Oman Political System

According to, with capital city of Muscat, Oman is a country located in Western Asia with total population of 5,106,637. Oman is bordered by the United Arab Emirates to the northwest, Saudi Arabia to the west and Yemen to the southwest. To the northeast lies the Gulf of Oman, and to the southeast lies the Arabian Sea. The country also shares maritime borders with Iran and Pakistan. In terms of landmass, Oman is one of the smaller countries in the Middle East, covering an area of just 309,500 square kilometers. Despite its smaller size, Oman has a varied terrain that includes mountains in its interior, lush green valleys and desert regions along its coastline. The capital city of Muscat is located along Oman’s northeastern coast and offers stunning views of both sand dunes and stunning beaches. Visit countryaah for countries that start with letter O.

Where is Oman

Oman is an absolute monarchy, ruled by a sultan. The country has no written constitution, but in 1996 the Sultan issued a decree stating that the country is a hereditary, absolute monarchy. Political parties are not allowed and the country does not have parliament with legislative authority.

While Oman is not a democracy according to internationally understood norms, the country has established structures for consultation between the ruling monarch and the people, in line with Islamic traditions and Omani customs. The established advisory bodies have no formal power, but facilitate consultations. See for Oman geography.

Absolute monarchy

Oman’s monarchy is a sultanate, and the sultan has unlimited power. He himself represents the legislative as well as the executive, and gives laws by decrees. The Sultan is the Head of State and at the same time acts as Minister of State, Foreign, Finance and Defense. See ABBREVIATIONFINDER for how OM can stand for Oman.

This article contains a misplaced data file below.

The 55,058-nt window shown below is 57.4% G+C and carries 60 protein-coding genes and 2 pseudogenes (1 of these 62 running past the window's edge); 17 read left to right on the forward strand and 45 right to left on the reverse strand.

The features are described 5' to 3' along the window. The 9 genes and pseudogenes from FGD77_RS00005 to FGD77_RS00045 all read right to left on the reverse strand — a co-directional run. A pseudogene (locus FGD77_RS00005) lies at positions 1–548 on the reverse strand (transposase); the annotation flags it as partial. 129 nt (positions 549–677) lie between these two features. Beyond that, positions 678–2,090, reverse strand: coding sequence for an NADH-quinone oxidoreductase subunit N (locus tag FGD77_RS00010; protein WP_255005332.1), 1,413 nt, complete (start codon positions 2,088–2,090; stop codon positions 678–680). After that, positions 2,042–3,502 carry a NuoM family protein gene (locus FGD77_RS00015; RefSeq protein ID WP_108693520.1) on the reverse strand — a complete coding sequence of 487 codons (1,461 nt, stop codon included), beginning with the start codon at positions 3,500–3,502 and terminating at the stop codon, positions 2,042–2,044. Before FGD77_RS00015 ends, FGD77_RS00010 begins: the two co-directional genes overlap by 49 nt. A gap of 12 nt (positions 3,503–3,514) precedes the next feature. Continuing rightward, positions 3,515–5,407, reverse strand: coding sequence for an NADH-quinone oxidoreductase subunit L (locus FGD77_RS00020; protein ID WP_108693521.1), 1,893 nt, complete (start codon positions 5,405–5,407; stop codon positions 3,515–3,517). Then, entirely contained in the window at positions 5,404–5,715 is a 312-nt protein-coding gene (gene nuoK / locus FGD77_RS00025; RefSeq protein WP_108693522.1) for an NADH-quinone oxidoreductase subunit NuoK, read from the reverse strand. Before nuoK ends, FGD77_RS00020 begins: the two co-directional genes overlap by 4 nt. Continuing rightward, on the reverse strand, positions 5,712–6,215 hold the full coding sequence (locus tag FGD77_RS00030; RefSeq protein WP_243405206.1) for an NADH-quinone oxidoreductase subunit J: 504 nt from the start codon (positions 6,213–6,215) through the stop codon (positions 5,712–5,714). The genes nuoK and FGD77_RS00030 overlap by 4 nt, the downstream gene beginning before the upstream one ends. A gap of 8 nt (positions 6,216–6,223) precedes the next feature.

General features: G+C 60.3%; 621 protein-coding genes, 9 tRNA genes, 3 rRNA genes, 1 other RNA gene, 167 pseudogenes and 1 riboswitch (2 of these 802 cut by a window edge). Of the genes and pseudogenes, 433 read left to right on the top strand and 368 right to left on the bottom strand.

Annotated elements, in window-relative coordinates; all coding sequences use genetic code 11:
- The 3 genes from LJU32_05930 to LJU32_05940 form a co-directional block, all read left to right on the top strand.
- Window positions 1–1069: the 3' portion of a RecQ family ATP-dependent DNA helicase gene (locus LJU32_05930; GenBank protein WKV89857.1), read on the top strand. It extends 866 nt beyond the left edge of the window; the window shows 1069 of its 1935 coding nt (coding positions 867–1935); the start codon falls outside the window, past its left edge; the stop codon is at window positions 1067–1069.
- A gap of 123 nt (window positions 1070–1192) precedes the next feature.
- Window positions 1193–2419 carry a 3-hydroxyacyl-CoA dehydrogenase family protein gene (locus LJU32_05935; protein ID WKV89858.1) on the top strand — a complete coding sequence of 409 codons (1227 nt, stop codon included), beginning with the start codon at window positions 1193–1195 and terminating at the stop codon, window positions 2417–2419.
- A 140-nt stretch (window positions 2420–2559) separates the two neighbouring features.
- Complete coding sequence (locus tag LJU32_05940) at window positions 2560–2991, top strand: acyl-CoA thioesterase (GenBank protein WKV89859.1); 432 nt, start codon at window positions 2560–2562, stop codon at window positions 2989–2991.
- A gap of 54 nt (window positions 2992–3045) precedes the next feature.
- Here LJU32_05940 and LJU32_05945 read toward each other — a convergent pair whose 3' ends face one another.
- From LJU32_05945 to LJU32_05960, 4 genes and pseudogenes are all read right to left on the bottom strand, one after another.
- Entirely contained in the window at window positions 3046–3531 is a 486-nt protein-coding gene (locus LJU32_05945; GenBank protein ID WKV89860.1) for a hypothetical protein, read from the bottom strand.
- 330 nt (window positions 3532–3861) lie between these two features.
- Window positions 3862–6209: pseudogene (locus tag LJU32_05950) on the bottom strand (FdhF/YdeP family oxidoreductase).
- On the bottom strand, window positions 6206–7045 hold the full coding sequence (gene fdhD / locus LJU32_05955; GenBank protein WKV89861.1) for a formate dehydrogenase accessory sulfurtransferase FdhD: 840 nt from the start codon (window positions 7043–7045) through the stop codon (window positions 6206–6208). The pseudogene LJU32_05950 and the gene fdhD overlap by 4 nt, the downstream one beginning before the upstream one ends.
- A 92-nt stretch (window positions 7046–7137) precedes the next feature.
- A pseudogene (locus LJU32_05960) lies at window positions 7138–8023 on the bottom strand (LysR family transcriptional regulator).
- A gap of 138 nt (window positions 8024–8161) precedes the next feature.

Oman is not a democracy and does not have an independent parliament. The country, on the other hand, has two advisory assemblies: One Council, Majlis al-Shura (the “Consultation Council “) was established in 1991, and is elected from 2000; from 2003 with universal suffrage. It has 84 representatives. The second, Majlis al-Dawla (“Cabinet”), consists of 83 members appointed by the sultan. The government is regarded as an upper house; the consultative council as a lower house. In the 2003 elections, all Omanis over 21 years were given the right to vote, with the exception of members of the military and security forces. Following an electoral reform in 2015, the elections are controlled by the legal system.

To advise himself as head of state, the Sultan has a ministerial council, Majlis al-Wuzara, with ten designated members.

The power in Oman is strongly centralized, linked to the sultan. Regional and local government are also closely linked to the Sultan as an institution; partly through traditional representatives of the Sultan (Welsh) and elected councils.

Sultan Qaboos bin Said, who came to power in 1970 and ruled until his death in 2020, modernize Oman in a number of areas, but the political system is still characterized by ancient traditions.

Administrative division

Oman is divided into five regions (mintagat) and three governorates (muhafazat), which again consists of a total of 59 districts (wilayat). The local government is taken care of by a combination of representatives of the Sultan (Welsh) and local councils.


Oman’s legal practice is based on Islamic law through an ibadi interpretation of sharia, which handles personal matters. There are also civil and economic courts, as well as courts that deal with criminal cases in the first instance; then appeals courts and a Supreme Court. The Supreme Court is headed by the Sultan.

Disputes that cross the tribes are dealt with by tribal leaders, while disputes between social groups are dealt with by a governor after consultation with an Islamic judge.